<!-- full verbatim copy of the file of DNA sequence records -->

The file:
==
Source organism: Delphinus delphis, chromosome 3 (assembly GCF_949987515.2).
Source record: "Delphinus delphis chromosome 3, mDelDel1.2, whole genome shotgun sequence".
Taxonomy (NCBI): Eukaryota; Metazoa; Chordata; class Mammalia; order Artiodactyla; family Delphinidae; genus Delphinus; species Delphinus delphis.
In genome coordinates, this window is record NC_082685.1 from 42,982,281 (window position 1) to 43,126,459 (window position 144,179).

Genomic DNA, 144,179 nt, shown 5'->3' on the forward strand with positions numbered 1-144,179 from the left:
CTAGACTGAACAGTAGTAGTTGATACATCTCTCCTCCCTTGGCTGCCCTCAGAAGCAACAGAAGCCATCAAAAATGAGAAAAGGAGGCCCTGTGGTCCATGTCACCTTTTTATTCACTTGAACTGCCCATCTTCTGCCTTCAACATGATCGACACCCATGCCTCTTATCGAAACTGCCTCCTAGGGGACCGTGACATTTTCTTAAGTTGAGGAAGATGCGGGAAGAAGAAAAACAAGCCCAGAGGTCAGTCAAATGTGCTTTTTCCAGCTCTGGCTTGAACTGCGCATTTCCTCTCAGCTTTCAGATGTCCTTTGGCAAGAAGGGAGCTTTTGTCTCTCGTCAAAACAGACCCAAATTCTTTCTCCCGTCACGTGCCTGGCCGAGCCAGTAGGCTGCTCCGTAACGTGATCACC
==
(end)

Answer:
Source organism: Delphinus delphis, chromosome 3 (assembly GCF_949987515.2).
Source record: "Delphinus delphis chromosome 3, mDelDel1.2, whole genome shotgun sequence".
Taxonomy (NCBI): Eukaryota; Metazoa; Chordata; class Mammalia; order Artiodactyla; family Delphinidae; genus Delphinus; species Delphinus delphis.
In genome coordinates, this window is record NC_082685.1 from 42,982,281 (window position 1) to 43,126,459 (window position 144,179).

Genomic DNA, 144,179 nt, shown 5'->3' on the forward strand with positions numbered 1-144,179 from the left:
CTAGACTGAACAGTAGTAGTTGATACATCTCTCCTCCCTTGGCTGCCCTCAGAAGCAACAGAAGCCATCAAAAATGAGAAAAGGAGGCCCTGTGGTCCATGTCACCTTTTTATTCACTTGAACTGCCCATCTTCTGCCTTCAACATGATCGACACCCATGCCTCTTATCGAAACTGCCTCCTAGGGGACCGTGACATTTTCTTAAGTTGAGGAAGATGCGGGAAGAAGAAAAACAAGCCCAGAGGTCAGTCAAATGTGCTTTTTCCAGCTCTGGCTTGAACTGCGCATTTCCTCTCAGCTTTCAGATGTCCTTTGGCAAGAAGGGAGCTTTTGTCTCTCGTCAAAACAGACCCAAATTCTTTCTCCCGTCACGTGCCTGGCCGAGCCAGTAGGCTGCTCCGTAACGTGATCACC